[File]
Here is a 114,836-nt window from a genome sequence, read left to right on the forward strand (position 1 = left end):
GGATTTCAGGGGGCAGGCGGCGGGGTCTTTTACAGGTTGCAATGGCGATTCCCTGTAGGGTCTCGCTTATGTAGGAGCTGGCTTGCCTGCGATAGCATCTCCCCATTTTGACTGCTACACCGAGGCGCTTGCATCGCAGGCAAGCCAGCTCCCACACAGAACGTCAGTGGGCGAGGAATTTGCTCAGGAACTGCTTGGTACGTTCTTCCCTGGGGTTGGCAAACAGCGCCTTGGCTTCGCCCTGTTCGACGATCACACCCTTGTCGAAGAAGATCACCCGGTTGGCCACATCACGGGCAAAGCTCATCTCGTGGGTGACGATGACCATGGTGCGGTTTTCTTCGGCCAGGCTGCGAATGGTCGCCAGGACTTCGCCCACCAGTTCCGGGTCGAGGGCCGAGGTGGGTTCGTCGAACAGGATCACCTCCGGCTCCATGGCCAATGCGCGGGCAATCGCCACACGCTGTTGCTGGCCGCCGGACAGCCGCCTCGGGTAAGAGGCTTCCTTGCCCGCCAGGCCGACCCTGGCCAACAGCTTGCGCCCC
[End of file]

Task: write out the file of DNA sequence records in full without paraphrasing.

Here is a 114,836-nt window from a genome sequence, read left to right on the forward strand (position 1 = left end):
GGATTTCAGGGGGCAGGCGGCGGGGTCTTTTACAGGTTGCAATGGCGATTCCCTGTAGGGTCTCGCTTATGTAGGAGCTGGCTTGCCTGCGATAGCATCTCCCCATTTTGACTGCTACACCGAGGCGCTTGCATCGCAGGCAAGCCAGCTCCCACACAGAACGTCAGTGGGCGAGGAATTTGCTCAGGAACTGCTTGGTACGTTCTTCCCTGGGGTTGGCAAACAGCGCCTTGGCTTCGCCCTGTTCGACGATCACACCCTTGTCGAAGAAGATCACCCGGTTGGCCACATCACGGGCAAAGCTCATCTCGTGGGTGACGATGACCATGGTGCGGTTTTCTTCGGCCAGGCTGCGAATGGTCGCCAGGACTTCGCCCACCAGTTCCGGGTCGAGGGCCGAGGTGGGTTCGTCGAACAGGATCACCTCCGGCTCCATGGCCAATGCGCGGGCAATCGCCACACGCTGTTGCTGGCCGCCGGACAGCCGCCTCGGGTAAGAGGCTTCCTTGCCCGCCAGGCCGACCCTGGCCAACAGCTTGCGCCCC